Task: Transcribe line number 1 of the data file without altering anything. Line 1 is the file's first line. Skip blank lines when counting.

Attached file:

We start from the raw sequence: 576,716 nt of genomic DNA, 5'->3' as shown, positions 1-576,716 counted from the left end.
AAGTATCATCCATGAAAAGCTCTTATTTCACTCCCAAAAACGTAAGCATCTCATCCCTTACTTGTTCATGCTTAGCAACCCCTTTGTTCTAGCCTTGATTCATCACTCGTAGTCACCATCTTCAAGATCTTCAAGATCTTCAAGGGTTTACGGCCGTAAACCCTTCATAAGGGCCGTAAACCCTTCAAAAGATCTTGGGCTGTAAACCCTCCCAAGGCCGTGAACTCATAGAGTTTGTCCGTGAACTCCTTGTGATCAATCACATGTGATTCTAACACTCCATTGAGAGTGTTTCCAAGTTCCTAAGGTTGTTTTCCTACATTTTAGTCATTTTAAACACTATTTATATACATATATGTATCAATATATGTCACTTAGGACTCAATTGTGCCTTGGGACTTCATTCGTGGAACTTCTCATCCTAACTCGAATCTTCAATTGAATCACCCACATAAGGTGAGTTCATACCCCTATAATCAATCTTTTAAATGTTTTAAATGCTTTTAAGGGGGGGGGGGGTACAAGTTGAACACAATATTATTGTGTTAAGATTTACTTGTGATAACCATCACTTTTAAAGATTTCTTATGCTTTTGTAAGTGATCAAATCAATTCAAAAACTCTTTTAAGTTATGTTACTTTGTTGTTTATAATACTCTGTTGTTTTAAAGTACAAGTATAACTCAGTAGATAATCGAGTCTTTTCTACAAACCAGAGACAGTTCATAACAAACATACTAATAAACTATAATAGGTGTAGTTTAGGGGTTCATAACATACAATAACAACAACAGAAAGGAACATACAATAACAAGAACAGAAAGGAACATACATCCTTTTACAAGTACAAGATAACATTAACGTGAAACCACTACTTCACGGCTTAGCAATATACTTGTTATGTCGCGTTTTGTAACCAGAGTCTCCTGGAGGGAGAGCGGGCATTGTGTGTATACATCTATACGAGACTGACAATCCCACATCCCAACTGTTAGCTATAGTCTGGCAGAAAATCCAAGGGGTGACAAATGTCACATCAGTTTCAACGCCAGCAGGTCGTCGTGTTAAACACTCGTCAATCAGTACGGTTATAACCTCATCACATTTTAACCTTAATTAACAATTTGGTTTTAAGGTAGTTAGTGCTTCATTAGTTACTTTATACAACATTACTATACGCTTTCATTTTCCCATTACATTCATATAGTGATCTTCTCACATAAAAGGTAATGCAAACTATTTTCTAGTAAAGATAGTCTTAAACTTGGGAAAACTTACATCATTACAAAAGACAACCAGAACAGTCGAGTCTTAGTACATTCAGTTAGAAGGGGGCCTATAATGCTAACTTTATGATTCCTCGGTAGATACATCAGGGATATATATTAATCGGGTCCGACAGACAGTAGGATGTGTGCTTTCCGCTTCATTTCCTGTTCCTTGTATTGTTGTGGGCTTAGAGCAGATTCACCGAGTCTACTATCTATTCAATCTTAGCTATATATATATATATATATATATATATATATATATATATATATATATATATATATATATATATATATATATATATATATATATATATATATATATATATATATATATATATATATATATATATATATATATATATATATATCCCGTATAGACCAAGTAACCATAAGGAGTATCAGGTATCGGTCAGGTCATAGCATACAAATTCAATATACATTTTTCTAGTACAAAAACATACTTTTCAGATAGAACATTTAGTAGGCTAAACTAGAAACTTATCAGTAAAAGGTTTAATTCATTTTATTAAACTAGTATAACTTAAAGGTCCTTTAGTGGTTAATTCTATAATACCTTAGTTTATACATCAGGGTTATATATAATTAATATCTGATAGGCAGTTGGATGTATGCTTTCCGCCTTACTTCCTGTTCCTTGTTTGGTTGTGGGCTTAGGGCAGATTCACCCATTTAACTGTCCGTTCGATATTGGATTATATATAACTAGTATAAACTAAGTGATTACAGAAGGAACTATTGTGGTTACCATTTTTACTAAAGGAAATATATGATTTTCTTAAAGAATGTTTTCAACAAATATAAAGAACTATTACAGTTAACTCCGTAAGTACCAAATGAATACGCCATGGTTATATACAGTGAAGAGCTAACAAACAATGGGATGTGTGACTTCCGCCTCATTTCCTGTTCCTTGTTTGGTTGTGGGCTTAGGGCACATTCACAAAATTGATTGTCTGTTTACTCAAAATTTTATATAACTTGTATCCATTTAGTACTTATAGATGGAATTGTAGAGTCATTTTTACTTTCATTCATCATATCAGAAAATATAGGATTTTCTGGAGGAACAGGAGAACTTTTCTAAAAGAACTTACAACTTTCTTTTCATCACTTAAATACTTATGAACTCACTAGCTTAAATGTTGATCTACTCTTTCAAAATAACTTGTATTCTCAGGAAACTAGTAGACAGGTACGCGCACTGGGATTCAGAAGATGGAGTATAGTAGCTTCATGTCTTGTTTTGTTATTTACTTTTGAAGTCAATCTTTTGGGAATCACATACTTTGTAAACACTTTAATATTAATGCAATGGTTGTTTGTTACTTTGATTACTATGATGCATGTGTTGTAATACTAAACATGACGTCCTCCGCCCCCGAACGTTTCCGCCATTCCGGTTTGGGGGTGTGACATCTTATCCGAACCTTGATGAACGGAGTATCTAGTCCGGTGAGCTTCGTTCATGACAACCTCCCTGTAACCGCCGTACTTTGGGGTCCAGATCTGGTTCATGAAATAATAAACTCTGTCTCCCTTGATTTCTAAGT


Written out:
We start from the raw sequence: 576,716 nt of genomic DNA, 5'->3' as shown, positions 1-576,716 counted from the left end.